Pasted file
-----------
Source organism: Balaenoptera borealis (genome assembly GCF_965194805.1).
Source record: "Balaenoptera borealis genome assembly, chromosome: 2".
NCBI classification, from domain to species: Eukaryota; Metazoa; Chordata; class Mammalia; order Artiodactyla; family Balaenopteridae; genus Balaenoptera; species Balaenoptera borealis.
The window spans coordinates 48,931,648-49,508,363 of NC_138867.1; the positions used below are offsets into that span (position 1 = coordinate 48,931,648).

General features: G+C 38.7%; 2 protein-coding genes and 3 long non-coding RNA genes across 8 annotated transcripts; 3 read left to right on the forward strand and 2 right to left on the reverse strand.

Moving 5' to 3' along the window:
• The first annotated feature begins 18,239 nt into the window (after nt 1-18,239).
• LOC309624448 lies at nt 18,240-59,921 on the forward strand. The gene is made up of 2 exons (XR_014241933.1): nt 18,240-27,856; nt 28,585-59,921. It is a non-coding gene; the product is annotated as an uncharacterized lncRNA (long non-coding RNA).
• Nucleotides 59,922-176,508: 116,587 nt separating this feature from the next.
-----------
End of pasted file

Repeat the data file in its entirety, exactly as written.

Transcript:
Source organism: Balaenoptera borealis (genome assembly GCF_965194805.1).
Source record: "Balaenoptera borealis genome assembly, chromosome: 2".
NCBI classification, from domain to species: Eukaryota; Metazoa; Chordata; class Mammalia; order Artiodactyla; family Balaenopteridae; genus Balaenoptera; species Balaenoptera borealis.
The window spans coordinates 48,931,648-49,508,363 of NC_138867.1; the positions used below are offsets into that span (position 1 = coordinate 48,931,648).

General features: G+C 38.7%; 2 protein-coding genes and 3 long non-coding RNA genes across 8 annotated transcripts; 3 read left to right on the forward strand and 2 right to left on the reverse strand.

Moving 5' to 3' along the window:
• The first annotated feature begins 18,239 nt into the window (after nt 1-18,239).
• LOC309624448 lies at nt 18,240-59,921 on the forward strand. The gene is made up of 2 exons (XR_014241933.1): nt 18,240-27,856; nt 28,585-59,921. It is a non-coding gene; the product is annotated as an uncharacterized lncRNA (long non-coding RNA).
• Nucleotides 59,922-176,508: 116,587 nt separating this feature from the next.